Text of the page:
There were two monks crossing a river when they were accosted by a lady looking for help in crossing the swift flowing stream. The older monk readily carried the woman across the river, put her down, and went about his business. The younger monk, steeped in the tradition and mindful of the Buddhist code of ethics that there shall be no touching between a male and a female, was aghast at the perpetration of the older monk and could not resist confronting the older monk at the next stop on the latter’s impropriety. The older monk’s response? “Yes, I did carry the woman across the river, and have since put her down upon reaching the other side. But it seems you are still carrying her all this while.”

 As we sift through the images of our day, we would do well to realize that we may not have a choice about what enters the mind, but we do have a choice about what stays in the mind.  At times, we encounter images and temptations and simply set them down.  Other times, like the younger monk, we can find ourselves carrying them around for a while.  In most cases there is a moment of conscious choice – an act of volition – when we decide whether to let a thought or an image simply pass through our mind or whether we will keep it there and carry it around with us.  If we are protecting our hearts, we will be conscientious about what we allow to make its home in our heart and mind.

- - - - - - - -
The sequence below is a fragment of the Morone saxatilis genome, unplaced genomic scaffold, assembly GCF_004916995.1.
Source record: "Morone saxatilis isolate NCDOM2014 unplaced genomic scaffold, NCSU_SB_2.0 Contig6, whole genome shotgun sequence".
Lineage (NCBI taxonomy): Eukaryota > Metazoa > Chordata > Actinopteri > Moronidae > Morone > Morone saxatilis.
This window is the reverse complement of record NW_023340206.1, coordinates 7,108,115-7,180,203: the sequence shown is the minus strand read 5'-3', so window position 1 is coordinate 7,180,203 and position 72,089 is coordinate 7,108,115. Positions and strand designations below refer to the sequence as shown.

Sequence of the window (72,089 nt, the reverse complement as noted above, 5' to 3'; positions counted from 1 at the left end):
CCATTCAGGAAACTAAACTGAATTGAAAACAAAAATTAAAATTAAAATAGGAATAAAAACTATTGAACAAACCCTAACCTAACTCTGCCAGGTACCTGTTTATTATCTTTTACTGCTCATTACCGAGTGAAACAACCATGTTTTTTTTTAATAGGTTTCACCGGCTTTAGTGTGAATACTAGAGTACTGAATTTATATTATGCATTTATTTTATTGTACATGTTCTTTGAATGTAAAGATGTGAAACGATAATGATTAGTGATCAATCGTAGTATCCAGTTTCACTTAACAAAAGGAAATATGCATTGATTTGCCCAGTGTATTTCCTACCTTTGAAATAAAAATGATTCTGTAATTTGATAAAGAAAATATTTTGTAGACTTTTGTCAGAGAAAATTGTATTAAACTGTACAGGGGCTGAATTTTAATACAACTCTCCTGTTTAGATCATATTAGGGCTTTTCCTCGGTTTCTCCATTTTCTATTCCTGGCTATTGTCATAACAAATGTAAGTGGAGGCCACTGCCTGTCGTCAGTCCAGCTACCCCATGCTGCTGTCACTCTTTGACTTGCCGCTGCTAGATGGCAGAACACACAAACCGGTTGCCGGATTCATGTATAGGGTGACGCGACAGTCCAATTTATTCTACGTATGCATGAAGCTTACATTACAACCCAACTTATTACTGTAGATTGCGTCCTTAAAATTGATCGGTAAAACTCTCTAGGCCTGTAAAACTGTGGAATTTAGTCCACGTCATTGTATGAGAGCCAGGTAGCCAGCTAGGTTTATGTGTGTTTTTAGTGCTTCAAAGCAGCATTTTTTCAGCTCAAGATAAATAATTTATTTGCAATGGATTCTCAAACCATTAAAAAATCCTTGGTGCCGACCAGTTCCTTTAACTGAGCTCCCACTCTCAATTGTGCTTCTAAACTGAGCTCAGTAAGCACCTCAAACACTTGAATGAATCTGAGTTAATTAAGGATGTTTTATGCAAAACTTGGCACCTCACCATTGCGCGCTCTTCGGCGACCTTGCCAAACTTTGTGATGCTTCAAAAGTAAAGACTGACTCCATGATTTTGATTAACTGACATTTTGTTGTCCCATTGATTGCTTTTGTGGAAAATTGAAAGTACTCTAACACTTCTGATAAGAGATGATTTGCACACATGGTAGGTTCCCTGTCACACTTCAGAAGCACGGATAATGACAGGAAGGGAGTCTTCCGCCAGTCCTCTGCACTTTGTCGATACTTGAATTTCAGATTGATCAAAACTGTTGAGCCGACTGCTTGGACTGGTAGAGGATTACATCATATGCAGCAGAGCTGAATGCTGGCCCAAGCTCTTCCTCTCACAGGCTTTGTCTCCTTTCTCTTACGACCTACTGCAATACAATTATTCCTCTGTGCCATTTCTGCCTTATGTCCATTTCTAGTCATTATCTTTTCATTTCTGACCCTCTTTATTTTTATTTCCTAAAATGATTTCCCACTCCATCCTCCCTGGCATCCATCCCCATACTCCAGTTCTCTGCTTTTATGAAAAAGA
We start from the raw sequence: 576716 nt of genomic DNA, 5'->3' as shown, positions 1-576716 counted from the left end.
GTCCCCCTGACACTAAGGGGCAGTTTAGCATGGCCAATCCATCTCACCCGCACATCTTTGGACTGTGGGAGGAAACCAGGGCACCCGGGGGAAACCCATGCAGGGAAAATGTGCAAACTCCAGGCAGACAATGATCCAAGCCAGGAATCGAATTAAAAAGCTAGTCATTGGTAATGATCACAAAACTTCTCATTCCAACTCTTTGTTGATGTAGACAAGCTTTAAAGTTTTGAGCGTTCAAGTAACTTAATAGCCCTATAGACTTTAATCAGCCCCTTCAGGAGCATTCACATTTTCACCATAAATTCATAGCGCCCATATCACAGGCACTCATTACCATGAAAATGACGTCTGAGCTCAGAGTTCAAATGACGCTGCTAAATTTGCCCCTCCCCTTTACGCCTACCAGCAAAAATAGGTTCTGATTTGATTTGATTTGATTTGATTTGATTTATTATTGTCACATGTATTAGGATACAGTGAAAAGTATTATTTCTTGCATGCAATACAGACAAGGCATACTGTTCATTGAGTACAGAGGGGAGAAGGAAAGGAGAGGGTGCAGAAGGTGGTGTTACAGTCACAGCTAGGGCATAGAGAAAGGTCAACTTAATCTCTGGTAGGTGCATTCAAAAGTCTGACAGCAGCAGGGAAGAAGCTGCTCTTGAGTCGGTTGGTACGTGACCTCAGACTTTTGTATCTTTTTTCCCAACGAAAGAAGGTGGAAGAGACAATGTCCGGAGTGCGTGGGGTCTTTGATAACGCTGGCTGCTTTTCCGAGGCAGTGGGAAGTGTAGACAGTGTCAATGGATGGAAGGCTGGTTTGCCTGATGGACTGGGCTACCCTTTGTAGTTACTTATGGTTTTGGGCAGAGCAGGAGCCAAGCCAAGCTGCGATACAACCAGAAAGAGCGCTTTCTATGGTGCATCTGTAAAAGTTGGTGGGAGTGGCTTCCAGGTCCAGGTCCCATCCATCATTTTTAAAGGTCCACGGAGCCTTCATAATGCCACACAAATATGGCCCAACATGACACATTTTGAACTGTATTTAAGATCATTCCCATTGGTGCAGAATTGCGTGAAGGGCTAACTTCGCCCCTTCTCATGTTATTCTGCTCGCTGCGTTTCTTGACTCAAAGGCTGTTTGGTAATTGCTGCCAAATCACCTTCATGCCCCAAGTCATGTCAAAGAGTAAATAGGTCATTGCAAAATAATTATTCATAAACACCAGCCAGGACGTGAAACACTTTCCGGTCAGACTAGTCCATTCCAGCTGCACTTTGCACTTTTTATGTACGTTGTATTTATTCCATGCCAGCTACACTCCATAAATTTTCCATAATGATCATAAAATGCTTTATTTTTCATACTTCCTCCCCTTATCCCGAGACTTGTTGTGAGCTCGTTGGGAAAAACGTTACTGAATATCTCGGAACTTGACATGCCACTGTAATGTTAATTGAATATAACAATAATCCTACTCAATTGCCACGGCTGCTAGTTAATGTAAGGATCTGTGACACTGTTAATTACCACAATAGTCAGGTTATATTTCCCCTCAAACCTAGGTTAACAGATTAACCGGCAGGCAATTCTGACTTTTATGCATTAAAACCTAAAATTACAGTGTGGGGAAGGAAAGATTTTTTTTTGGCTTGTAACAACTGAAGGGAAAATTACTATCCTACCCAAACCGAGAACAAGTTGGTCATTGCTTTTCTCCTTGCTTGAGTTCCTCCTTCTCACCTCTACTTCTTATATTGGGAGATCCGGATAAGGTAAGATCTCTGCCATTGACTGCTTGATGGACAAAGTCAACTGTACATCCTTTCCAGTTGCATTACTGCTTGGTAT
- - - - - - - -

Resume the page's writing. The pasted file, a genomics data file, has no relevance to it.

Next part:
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As the Ten Commandments move forward through history, one interesting assertion found throughout scripture is that just as the original law was written on stone, one day Yahweh will write them on human hearts.  Speaking of this new covenant, the prophet Jeremiah writes,

I will put my law in their minds and write it on their hearts. I will be their God, and they will be my people.

This is an important image in scripture – the image of God writing the law not on stone, but on the human heart.  I summarize this in the introductory chapter of Ten Essential Words:

Stone tablets can break, ink smears and paper crumbles, hard drives can crash, and public displays can be outlawed.  But something written on the human heart has staying power.  That is because when it is written on your heart, it becomes a part of who you are.  The evidence is not so much in your words but in your actions  – in the way you live.  This is what God is getting at when he uses that phrase: that these commands penetrate all the way to the heart level.